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Page 477 - While his friends were doing their best to make him president, Old Stony Phiz, as he was called, set out on a visit to the valley where he was born. Of course, he had no other object than to shake hands with his fellow-citizens, and neither thought nor cared about any effect which his progress through the country might have upon the election.
Page 27 - First and principally I commit my soul into the hands of Almighty God, and my body to the earth to be decently buried at the discretion of my Executors...
Page 478 - But Ernest turned away, melancholy, and almost despondent: for this was the saddest of his disappointments, to behold a man who might have fulfilled the prophecy, and had not willed to do so. Meantime, the cavalcade, the banners, the music, and the barouches swept past him, with the vociferous crowd in the rear, leaving the dust to settle down, and the Great Stone Face to be revealed again, with the grandeur that it had worn for untold centuries.
Page 387 - ... the man who, like Russia or the British Empire, declares himself a sovereign nature (in himself) amid the powers of heaven, hell, and earth He may perish, but so long as he exists he insists upon treating with all Powers upon an equal basis...
Page 85 - He is by no means certain that some of his subsequent productions have not been influenced and modified by a natural desire to fill up so amiable an outline, and to act in consonance with the character assigned to him; nor, even now, could he forfeit it without a few tears of tender sensibility.
Page 108 - Oh that I was rich enough to live without a profession! What do you think of my becoming an author, and relying for support upon my pen ? Indeed, I think the illegibility of my handwriting is very author-like.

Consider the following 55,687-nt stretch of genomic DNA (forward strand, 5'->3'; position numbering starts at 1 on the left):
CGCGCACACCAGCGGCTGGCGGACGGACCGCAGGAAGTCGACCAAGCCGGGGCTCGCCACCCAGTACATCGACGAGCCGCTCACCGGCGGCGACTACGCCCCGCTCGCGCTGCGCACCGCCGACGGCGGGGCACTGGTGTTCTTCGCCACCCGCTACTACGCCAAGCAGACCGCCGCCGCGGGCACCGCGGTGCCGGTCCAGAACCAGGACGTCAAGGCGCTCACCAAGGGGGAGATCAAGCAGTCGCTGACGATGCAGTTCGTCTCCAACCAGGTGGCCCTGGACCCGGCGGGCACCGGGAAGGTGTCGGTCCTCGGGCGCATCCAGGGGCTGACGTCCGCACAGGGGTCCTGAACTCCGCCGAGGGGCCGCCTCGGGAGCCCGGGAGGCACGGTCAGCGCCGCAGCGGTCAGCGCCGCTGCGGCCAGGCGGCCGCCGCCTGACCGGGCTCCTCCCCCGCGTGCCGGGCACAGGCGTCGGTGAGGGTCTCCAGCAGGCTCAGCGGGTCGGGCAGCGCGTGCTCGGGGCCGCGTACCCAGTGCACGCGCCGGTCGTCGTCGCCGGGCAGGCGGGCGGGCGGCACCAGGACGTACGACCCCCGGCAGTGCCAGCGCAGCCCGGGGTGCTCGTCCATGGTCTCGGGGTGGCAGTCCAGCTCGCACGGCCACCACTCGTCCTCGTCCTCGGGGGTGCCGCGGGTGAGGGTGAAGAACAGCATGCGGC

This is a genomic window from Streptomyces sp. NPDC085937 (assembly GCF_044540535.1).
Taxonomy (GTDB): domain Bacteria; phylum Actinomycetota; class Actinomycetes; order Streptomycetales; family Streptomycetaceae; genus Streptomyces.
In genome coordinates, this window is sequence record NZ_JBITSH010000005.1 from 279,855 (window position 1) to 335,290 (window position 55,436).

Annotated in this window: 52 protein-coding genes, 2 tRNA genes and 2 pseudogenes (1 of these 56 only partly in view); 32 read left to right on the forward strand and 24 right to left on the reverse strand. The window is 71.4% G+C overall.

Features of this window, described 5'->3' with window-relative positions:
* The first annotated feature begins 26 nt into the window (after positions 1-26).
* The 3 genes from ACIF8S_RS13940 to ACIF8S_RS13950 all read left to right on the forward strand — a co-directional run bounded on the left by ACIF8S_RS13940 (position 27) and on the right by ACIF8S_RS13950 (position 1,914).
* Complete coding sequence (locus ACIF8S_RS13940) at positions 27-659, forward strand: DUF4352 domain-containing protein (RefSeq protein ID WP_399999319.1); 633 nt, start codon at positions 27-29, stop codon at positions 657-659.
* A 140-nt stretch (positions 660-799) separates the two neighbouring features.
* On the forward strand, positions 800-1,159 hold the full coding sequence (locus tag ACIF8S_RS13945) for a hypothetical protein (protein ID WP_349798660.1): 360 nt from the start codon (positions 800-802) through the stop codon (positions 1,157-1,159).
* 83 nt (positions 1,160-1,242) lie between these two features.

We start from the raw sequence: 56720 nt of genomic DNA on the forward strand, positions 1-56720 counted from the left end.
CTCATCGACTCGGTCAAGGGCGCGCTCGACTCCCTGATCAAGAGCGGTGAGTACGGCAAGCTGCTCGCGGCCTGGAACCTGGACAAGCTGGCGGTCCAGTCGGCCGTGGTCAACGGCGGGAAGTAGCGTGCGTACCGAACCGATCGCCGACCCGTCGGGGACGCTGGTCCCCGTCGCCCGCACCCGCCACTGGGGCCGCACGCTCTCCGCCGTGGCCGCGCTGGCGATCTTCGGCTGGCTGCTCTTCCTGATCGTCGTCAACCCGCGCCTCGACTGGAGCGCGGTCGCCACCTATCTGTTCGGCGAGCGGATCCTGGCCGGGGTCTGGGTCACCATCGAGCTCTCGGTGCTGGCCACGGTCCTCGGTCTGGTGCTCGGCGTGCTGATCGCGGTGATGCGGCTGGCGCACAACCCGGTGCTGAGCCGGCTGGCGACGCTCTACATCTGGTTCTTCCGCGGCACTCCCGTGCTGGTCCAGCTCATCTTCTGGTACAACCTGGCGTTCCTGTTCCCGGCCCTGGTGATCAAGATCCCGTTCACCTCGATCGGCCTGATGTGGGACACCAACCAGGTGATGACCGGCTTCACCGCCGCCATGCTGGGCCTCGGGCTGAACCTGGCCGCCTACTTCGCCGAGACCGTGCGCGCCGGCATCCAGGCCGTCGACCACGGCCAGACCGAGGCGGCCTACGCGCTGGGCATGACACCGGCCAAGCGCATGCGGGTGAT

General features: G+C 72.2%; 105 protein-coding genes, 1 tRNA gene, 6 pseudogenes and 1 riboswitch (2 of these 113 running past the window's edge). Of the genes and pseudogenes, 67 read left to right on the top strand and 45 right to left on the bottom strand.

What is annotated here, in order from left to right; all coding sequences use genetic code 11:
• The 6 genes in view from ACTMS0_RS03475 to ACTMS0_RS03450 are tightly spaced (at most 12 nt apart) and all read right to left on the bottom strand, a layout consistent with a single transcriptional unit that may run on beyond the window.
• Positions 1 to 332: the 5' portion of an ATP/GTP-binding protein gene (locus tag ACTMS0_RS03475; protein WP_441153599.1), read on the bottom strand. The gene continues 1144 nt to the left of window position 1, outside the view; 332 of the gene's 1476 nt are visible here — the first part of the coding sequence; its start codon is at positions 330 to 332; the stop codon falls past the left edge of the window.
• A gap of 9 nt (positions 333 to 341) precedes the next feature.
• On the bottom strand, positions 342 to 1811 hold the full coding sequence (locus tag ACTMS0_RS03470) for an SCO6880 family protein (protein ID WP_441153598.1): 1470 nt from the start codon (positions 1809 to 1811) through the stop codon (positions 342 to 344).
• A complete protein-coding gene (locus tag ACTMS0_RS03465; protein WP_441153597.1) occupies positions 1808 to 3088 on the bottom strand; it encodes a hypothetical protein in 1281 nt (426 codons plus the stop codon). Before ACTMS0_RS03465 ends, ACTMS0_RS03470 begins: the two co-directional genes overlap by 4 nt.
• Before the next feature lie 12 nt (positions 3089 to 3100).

Page 477 - ... had no choice but to believe him; wrong looked like right, and right like wrong; for when it pleased him he could make a kind of illuminated fog with his mere breath, and obscure the natural daylight with it. His tongue, indeed, was a magic instrument: sometimes it rumbled like the thunder; sometimes it warbled like the sweetest music. It was the blast of war, — the song of peace; and it seemed to have a heart in it, when there was no such matter.
Page 477 - Confess it," said one of Ernest's neighbors to him, "the Great Stone Face has met its match at last!" Now, it must be owned that, at his first glimpse of the countenance which was bowing and smiling from the barouche, Ernest did fancy that there was a resemblance between it and the old familiar face upon the mountain-side.
Page 125 - I have been glad and hopeful, and here I have been despondent. And here I sat a long, long time, waiting patiently for the world to know me, and sometimes wondering why it did not know me sooner, or whether it would ever know me at all, — at least, till I were in my grave. And sometimes it seemed as if I were already in the grave, with only life enough to be chilled and benumbed.